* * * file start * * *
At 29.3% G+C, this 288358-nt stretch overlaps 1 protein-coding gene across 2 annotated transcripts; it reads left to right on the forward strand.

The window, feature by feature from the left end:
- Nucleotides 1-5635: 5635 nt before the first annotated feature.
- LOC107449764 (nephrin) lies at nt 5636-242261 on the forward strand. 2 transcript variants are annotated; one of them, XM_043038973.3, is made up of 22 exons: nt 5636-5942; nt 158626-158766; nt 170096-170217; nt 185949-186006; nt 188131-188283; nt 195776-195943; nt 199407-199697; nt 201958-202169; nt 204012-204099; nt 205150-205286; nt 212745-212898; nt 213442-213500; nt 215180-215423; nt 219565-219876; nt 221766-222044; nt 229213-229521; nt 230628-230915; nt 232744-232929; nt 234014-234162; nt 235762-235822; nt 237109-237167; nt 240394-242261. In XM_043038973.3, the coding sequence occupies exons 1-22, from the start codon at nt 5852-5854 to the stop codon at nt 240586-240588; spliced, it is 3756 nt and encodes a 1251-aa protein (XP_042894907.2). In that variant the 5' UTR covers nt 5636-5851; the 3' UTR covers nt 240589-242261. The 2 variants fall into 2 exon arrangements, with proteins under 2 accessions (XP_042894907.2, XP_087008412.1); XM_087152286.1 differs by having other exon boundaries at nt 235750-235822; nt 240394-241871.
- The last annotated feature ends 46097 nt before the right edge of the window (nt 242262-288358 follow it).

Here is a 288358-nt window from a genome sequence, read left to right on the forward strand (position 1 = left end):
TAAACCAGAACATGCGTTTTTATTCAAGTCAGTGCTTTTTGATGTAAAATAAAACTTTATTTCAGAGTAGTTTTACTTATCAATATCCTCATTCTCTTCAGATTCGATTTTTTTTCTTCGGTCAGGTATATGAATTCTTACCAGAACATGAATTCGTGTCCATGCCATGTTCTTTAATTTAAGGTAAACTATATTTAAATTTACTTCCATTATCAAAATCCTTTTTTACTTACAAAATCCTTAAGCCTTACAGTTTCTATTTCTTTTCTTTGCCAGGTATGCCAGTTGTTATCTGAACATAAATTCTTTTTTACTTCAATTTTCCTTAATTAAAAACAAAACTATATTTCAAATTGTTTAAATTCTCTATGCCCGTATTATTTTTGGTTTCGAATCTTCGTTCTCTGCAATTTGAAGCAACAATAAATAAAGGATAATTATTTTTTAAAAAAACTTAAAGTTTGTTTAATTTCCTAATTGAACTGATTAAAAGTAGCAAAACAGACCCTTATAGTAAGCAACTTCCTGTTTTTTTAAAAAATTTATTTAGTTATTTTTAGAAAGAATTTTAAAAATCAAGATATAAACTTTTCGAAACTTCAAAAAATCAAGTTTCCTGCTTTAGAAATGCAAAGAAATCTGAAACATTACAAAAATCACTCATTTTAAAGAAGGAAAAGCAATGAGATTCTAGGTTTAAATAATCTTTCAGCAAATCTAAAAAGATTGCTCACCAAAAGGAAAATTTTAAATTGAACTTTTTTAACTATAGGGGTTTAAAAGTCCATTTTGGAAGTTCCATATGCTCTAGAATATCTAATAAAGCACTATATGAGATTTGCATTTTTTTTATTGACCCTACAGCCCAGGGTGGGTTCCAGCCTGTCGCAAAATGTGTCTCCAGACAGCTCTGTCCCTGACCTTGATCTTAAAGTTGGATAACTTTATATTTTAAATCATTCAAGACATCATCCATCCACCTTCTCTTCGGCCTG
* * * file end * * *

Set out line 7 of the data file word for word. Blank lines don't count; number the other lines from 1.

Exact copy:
TAAACCAGAACATGCGTTTTTATTCAAGTCAGTGCTTTTTGATGTAAAATAAAACTTTATTTCAGAGTAGTTTTACTTATCAATATCCTCATTCTCTTCAGATTCGATTTTTTTTCTTCGGTCAGGTATATGAATTCTTACCAGAACATGAATTCGTGTCCATGCCATGTTCTTTAATTTAAGGTAAACTATATTTAAATTTACTTCCATTATCAAAATCCTTTTTTACTTACAAAATCCTTAAGCCTTACAGTTTCTATTTCTTTTCTTTGCCAGGTATGCCAGTTGTTATCTGAACATAAATTCTTTTTTACTTCAATTTTCCTTAATTAAAAACAAAACTATATTTCAAATTGTTTAAATTCTCTATGCCCGTATTATTTTTGGTTTCGAATCTTCGTTCTCTGCAATTTGAAGCAACAATAAATAAAGGATAATTATTTTTTAAAAAAACTTAAAGTTTGTTTAATTTCCTAATTGAACTGATTAAAAGTAGCAAAACAGACCCTTATAGTAAGCAACTTCCTGTTTTTTTAAAAAATTTATTTAGTTATTTTTAGAAAGAATTTTAAAAATCAAGATATAAACTTTTCGAAACTTCAAAAAATCAAGTTTCCTGCTTTAGAAATGCAAAGAAATCTGAAACATTACAAAAATCACTCATTTTAAAGAAGGAAAAGCAATGAGATTCTAGGTTTAAATAATCTTTCAGCAAATCTAAAAAGATTGCTCACCAAAAGGAAAATTTTAAATTGAACTTTTTTAACTATAGGGGTTTAAAAGTCCATTTTGGAAGTTCCATATGCTCTAGAATATCTAATAAAGCACTATATGAGATTTGCATTTTTTTTATTGACCCTACAGCCCAGGGTGGGTTCCAGCCTGTCGCAAAATGTGTCTCCAGACAGCTCTGTCCCTGACCTTGATCTTAAAGTTGGATAACTTTATATTTTAAATCATTCAAGACATCATCCATCCACCTTCTCTTCGGCCTG